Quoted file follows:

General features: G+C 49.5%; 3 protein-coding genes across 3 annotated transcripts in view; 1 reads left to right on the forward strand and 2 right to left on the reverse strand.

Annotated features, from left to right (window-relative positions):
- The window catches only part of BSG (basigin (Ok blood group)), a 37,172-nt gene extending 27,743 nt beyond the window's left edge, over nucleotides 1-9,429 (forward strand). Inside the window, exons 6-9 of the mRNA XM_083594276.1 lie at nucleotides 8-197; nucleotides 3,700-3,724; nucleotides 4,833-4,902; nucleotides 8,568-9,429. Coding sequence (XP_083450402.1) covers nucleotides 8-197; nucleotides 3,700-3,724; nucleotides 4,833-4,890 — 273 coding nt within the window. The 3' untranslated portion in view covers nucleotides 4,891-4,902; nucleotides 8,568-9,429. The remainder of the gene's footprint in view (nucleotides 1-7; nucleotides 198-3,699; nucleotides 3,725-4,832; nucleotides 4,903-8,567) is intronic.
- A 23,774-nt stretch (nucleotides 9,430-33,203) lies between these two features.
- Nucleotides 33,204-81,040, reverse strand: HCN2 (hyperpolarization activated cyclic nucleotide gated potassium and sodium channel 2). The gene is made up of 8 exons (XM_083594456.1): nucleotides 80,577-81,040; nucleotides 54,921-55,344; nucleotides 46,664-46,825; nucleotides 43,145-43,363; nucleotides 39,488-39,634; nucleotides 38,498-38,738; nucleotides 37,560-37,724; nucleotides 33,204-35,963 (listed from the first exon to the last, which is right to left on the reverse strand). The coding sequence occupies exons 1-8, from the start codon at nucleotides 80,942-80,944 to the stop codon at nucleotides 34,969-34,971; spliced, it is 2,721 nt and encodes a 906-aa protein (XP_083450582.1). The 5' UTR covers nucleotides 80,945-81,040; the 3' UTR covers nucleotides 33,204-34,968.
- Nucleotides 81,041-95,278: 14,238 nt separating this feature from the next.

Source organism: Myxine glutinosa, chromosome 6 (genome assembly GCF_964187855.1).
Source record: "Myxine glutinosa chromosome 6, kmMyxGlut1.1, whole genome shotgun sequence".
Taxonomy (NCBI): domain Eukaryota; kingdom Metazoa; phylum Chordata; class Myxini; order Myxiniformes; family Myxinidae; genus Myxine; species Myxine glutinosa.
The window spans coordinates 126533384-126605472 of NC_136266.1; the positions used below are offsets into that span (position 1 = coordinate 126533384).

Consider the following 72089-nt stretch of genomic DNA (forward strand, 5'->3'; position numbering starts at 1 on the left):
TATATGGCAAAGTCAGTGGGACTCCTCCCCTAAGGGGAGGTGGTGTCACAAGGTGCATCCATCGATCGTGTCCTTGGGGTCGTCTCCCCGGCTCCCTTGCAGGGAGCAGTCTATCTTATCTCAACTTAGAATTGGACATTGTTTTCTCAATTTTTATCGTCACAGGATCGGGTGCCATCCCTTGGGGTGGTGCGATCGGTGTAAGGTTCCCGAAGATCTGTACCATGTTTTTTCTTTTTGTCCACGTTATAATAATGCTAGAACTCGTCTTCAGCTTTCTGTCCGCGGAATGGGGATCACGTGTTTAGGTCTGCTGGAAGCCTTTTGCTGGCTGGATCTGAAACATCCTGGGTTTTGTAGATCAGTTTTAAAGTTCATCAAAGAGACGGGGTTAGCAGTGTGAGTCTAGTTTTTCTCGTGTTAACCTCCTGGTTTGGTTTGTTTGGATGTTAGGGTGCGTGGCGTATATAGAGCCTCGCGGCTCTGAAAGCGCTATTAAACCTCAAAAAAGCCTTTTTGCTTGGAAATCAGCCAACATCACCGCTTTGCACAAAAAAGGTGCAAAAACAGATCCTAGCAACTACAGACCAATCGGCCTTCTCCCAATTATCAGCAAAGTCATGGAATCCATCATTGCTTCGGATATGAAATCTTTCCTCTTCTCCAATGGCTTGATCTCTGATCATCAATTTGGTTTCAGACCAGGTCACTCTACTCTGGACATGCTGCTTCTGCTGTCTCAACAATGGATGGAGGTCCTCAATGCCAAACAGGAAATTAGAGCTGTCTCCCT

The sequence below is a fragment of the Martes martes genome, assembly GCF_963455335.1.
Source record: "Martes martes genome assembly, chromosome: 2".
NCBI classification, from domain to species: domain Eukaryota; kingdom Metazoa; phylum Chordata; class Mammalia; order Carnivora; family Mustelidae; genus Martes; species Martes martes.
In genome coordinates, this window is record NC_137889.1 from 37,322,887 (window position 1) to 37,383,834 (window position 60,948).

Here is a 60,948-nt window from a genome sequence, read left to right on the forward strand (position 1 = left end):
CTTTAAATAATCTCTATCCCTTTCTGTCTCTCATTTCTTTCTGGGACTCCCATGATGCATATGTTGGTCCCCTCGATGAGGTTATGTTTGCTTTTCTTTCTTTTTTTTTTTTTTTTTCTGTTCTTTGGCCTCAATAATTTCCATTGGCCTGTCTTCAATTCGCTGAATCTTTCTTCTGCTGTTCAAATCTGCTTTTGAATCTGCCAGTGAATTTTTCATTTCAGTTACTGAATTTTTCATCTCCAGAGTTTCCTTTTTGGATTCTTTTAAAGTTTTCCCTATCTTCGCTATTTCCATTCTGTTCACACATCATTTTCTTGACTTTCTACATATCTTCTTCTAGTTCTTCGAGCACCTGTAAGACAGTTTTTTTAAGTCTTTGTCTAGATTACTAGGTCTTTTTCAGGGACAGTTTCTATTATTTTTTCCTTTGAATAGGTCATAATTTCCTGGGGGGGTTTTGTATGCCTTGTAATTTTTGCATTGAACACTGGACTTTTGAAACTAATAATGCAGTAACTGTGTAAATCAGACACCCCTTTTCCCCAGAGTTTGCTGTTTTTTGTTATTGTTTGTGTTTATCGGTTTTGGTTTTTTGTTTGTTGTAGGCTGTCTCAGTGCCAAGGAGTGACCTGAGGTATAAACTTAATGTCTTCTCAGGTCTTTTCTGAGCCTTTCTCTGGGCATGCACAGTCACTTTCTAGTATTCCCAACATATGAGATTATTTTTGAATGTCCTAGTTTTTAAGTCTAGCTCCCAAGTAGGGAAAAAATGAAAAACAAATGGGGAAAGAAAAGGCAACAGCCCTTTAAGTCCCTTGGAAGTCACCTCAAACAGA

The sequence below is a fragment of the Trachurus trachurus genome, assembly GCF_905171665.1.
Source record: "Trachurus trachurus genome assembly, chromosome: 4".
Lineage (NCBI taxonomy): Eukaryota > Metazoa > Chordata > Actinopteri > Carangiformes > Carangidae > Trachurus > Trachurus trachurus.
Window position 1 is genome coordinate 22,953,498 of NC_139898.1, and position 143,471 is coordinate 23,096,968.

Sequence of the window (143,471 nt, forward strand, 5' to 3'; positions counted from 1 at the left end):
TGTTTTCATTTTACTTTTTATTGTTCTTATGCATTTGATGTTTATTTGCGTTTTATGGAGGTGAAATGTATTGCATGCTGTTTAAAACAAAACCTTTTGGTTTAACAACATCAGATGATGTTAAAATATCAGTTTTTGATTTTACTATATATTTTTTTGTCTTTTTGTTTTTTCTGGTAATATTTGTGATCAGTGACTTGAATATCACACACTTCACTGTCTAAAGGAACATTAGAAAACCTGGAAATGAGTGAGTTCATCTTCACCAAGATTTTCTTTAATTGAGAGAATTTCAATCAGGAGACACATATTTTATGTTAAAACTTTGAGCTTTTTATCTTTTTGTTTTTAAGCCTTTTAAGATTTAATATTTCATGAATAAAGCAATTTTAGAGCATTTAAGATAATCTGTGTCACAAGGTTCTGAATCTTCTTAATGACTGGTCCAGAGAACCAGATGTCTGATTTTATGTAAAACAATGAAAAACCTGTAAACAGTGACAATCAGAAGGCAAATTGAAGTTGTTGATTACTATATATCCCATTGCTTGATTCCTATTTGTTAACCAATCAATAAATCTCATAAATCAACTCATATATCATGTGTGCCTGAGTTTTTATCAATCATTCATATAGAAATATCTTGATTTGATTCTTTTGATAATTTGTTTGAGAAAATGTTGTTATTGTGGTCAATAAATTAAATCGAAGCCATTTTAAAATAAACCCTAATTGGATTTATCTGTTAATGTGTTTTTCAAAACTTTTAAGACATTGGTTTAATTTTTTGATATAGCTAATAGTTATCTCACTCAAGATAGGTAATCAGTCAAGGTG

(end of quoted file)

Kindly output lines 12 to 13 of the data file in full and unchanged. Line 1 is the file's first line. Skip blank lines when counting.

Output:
TATATGGCAAAGTCAGTGGGACTCCTCCCCTAAGGGGAGGTGGTGTCACAAGGTGCATCCATCGATCGTGTCCTTGGGGTCGTCTCCCCGGCTCCCTTGCAGGGAGCAGTCTATCTTATCTCAACTTAGAATTGGACATTGTTTTCTCAATTTTTATCGTCACAGGATCGGGTGCCATCCCTTGGGGTGGTGCGATCGGTGTAAGGTTCCCGAAGATCTGTACCATGTTTTTTCTTTTTGTCCACGTTATAATAATGCTAGAACTCGTCTTCAGCTTTCTGTCCGCGGAATGGGGATCACGTGTTTAGGTCTGCTGGAAGCCTTTTGCTGGCTGGATCTGAAACATCCTGGGTTTTGTAGATCAGTTTTAAAGTTCATCAAAGAGACGGGGTTAGCAGTGTGAGTCTAGTTTTTCTCGTGTTAACCTCCTGGTTTGGTTTGTTTGGATGTTAGGGTGCGTGGCGTATATAGAGCCTCGCGGCTCTGAAAGCGCTATTAAACCTCAAAAAAGCCTTTTTGCTTGGAAATCAGCCAACATCACCGCTTTGCACAAAAAAGGTGCAAAAACAGATCCTAGCAACTACAGACCAATCGGCCTTCTCCCAATTATCAGCAAAGTCATGGAATCCATCATTGCTTCGGATATGAAATCTTTCCTCTTCTCCAATGGCTTGATCTCTGATCATCAATTTGGTTTCAGACCAGGTCACTCTACTCTGGACATGCTGCTTCTGCTGTCTCAACAATGGATGGAGGTCCTCAATGCCAAACAGGAAATTAGAGCTGTCTCCCT

The sequence below is a fragment of the Martes martes genome, assembly GCF_963455335.1.